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Frequency modulation (FM) synthesis is a popular technique used for generating rich sound palettes in the process of sound synthesis. Initially implemented in analog systems, FM synthesizers are now implemented digitally. FM synthesizers using analog oscillators suffer from pitch instability; as a result, digital implementations are favored. The latter are helpful in creating un-pitched and metallic tones rather than standard subtractive sounds. FM synthesizers are used to create more lifelike sounds. The simple plain input waveform is changed by modulating its frequency using an FM synthesizer to create more complex waveforms for lifelike sound generation.
Frequency modulation was popularized by the DX synthesizers launched by Yamaha in the 1980s. FM techniques have been in use as early as the 1930s. However, FM synthesizers were not used until the 1970s when John Chowning, a researcher at Stanford University, developed the techniques for music synthesis.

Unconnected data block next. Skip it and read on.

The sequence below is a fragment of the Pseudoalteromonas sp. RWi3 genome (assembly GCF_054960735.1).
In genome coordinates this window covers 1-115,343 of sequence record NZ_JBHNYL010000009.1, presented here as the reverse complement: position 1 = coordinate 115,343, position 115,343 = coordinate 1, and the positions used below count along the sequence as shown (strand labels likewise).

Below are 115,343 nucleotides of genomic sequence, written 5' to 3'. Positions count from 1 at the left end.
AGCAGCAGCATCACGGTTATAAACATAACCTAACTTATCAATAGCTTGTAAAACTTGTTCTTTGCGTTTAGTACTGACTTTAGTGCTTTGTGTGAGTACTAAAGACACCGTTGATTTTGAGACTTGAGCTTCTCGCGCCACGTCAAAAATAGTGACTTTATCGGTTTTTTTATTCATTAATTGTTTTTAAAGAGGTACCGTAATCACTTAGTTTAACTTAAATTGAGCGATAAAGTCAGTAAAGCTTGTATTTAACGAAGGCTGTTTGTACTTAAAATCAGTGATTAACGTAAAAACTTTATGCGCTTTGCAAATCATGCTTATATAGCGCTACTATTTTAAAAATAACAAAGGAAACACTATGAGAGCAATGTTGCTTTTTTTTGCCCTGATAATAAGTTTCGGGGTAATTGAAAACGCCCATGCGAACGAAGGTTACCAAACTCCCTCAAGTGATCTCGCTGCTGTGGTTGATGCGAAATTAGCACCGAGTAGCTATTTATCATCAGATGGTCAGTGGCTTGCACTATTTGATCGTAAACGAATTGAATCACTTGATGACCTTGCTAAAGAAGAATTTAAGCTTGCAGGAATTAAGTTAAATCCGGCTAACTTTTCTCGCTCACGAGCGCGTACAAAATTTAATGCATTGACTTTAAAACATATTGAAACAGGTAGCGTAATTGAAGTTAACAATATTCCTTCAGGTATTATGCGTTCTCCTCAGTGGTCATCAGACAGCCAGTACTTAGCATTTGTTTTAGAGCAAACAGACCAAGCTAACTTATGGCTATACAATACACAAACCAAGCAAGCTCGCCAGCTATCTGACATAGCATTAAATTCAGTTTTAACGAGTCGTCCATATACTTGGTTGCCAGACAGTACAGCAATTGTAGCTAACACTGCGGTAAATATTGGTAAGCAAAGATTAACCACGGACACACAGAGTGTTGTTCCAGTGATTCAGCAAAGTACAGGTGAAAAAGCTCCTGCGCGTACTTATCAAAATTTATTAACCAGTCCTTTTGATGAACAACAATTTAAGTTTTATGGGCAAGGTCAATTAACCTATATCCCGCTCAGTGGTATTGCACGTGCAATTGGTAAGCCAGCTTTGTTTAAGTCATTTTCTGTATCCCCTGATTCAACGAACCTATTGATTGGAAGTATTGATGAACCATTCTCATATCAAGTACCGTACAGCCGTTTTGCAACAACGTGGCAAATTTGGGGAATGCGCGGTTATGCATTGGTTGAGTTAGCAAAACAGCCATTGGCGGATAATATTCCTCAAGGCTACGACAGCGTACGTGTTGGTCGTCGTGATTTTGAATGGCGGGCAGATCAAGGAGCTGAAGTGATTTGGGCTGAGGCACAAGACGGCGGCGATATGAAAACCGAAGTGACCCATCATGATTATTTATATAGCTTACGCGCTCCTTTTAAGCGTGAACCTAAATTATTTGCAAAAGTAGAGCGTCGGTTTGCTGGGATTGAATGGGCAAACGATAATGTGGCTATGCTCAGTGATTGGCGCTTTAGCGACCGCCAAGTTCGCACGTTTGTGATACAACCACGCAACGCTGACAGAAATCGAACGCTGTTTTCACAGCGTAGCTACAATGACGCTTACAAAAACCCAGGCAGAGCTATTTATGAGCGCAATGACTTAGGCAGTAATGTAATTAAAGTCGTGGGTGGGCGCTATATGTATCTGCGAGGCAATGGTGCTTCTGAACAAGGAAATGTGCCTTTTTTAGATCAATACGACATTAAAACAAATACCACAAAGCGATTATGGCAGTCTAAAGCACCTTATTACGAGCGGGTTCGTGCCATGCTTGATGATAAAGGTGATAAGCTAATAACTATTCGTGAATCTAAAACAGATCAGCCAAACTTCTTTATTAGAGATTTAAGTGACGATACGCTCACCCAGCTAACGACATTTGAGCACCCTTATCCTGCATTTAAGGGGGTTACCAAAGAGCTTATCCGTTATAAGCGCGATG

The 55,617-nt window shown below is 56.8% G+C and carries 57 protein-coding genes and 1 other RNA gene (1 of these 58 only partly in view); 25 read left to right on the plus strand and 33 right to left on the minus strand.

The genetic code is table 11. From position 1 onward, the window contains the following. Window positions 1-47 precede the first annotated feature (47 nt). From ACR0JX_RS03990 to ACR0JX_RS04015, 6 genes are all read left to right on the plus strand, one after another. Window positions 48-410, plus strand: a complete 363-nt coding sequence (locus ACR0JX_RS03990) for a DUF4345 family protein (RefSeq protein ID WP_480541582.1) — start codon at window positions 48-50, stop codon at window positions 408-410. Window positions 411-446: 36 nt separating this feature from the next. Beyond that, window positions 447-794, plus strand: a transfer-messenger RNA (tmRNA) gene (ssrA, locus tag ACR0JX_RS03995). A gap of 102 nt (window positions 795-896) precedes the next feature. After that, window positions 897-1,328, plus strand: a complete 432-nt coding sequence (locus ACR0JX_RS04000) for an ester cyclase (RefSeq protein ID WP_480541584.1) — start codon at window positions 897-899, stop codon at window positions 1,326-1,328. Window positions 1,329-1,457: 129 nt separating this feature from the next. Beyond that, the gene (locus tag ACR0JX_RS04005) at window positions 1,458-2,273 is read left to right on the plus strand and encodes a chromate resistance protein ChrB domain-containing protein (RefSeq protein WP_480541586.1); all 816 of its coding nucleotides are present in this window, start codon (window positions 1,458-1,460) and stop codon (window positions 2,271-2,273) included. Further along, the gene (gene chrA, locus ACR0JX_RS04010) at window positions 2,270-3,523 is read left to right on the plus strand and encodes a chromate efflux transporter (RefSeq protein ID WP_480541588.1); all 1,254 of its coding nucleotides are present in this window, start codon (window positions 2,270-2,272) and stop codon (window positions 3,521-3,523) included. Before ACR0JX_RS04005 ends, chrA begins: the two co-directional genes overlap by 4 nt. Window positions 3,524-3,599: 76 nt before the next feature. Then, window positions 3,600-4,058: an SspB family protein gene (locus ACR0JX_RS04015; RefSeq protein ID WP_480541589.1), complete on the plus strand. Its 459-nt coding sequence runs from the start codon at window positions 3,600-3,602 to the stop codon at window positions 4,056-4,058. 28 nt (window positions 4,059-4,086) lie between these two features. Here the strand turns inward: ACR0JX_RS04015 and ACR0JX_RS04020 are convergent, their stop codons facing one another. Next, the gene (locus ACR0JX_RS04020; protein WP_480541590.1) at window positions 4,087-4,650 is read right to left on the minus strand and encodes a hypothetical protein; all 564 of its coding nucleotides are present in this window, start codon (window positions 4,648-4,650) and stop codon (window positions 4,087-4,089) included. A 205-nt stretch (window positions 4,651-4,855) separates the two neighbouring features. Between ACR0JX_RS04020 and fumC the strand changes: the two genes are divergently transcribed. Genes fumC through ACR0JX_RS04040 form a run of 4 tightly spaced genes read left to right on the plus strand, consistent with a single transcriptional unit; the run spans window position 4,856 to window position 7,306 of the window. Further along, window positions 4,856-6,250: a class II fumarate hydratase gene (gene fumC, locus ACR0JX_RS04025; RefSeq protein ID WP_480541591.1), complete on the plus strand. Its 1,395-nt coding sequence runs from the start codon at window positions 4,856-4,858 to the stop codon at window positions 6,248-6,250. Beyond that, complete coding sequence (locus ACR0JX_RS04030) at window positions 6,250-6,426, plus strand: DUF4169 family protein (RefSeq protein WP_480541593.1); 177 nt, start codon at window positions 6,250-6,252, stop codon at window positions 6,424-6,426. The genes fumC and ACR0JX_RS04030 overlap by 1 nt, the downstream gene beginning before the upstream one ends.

FM makes use of at least one periodic signal (the modulator) and a carrier signal that is modulated by the modulator.
FM synthesis consists of two major components, namely, the modulator and the oscillator. The oscillator uses a sine waveform and works as a low-frequency oscillator by modulating the frequency of the carrier oscillator. The oscillator used in FM synthesis is also known as an "operator." Depending on the setup and rate of the modulation, the frequency of the carrier will move up and down as the modulation of the carrier operator is changed. This process creates different harmonics called sidebands, and the frequency of these harmonics is dependent upon the carrier frequency and how it is modulated.
FM synthesizers make use of algorithms and extra operators to create new waveforms to add more lifelike and a vibrant feel to the sounds generated. The modulating frequency must be less than 30 Hz for FM to create vibrato.